“Back in the heartland”: Seamus Heaney's “Route 110” sequence in Human Chain

Parker, Michael Richard (2013) “Back in the heartland”: Seamus Heaney's “Route 110” sequence in Human Chain. Irish Studies Review, 21 (4). pp. 374-386.

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Official URL: https://DOI.org/10.1080/09670882.2013.856171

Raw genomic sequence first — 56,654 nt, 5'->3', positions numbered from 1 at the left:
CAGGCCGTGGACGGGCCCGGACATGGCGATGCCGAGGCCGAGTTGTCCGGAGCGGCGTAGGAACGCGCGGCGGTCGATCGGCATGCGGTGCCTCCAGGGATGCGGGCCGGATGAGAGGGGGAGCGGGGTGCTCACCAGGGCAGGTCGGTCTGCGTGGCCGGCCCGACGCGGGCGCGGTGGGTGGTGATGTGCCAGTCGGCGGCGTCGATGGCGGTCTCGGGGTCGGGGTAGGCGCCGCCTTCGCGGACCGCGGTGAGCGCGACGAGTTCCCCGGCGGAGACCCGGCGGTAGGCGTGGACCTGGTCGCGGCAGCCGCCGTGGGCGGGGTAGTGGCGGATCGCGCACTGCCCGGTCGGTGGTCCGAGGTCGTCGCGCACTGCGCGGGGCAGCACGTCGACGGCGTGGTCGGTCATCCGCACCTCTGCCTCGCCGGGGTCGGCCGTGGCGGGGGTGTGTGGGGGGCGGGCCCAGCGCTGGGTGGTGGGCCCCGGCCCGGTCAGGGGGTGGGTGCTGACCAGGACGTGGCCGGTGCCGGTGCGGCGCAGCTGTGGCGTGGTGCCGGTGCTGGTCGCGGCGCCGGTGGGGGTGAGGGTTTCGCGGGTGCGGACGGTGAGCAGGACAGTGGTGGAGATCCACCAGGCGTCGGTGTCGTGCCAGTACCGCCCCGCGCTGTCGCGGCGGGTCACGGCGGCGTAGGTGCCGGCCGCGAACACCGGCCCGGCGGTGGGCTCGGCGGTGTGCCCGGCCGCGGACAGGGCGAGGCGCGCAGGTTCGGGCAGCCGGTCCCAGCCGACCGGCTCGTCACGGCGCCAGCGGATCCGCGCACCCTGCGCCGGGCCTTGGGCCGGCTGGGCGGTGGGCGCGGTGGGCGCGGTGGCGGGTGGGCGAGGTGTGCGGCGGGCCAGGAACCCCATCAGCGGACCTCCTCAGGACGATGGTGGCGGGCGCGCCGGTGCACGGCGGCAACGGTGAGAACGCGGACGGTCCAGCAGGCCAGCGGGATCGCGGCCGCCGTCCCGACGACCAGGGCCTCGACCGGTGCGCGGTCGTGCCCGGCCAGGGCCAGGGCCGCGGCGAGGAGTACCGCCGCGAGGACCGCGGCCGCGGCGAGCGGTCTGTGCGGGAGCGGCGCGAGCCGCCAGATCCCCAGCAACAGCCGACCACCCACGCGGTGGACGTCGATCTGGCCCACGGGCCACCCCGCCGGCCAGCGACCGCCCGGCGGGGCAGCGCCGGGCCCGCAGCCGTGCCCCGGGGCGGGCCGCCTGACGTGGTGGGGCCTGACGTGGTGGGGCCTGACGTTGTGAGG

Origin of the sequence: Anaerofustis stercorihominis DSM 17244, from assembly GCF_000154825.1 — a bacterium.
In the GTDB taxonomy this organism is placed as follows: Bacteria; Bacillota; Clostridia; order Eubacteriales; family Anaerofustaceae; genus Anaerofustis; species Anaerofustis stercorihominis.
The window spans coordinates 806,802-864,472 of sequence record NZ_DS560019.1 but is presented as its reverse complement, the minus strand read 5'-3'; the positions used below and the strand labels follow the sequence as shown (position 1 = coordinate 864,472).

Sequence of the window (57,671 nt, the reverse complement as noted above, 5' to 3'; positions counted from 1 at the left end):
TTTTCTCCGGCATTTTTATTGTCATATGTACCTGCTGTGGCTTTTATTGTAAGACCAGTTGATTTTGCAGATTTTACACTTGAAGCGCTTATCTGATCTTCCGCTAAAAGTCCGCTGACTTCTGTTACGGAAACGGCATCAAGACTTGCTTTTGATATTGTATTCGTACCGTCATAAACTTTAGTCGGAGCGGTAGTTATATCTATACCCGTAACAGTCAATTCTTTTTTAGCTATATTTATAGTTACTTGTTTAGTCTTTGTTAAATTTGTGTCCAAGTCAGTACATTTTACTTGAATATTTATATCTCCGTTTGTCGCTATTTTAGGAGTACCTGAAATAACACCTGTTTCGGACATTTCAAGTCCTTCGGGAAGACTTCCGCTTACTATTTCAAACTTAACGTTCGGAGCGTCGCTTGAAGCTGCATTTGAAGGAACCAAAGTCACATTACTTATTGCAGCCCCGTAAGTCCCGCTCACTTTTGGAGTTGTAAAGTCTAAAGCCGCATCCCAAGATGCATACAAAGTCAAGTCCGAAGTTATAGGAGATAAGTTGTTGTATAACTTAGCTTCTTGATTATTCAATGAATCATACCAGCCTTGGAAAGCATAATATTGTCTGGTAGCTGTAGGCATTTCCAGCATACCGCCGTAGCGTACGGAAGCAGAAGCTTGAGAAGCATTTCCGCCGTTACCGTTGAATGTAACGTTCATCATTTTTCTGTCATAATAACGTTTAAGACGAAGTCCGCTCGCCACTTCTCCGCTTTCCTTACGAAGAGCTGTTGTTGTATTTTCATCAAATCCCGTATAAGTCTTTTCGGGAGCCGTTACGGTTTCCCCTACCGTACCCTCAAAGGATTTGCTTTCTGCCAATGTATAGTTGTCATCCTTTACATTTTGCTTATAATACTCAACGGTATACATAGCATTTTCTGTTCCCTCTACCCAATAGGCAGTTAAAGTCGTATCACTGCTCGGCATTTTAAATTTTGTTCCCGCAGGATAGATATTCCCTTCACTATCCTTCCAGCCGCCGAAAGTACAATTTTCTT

This essay foregrounds the increasingly significant role translation has played in Seamus Heaney's compositional and creative practices since the 1970s, and how it functions as a means of displacement and route into imagined homecomings. It offers a detailed analysis of the sequence which occupies a central position within Human Chain, in which Heaney attends to and seeks to reconcile once more the different “voices of my education”, that of originary familial/parish culture of Mossbawn and Bellaghy, and that acquired at St Columb's College and Queen's University that furnished him with rich linguistic and cultural assets, but sentenced him also to a “migrant solitude” (“The Wanderer”, Stations). “Route 110” illustrates the enduring effects of both bequests, as Heaney takes scenes and motifs from Virgil's Aeneid, Book VI, which details Aeneas' experiences on his descent into the seventieth year, Heaney takes readers with him on a road back to pre-Troubles Northern Ireland in the mid-twentieth century, stopping off initially at Smithfield Market, Belfast, in order to pick up a “used copy” of the Virgil that will become his guide. What he subsequently assembles is an album of snapshots of his youth, part of his legacy to his newly-born granddaughter.

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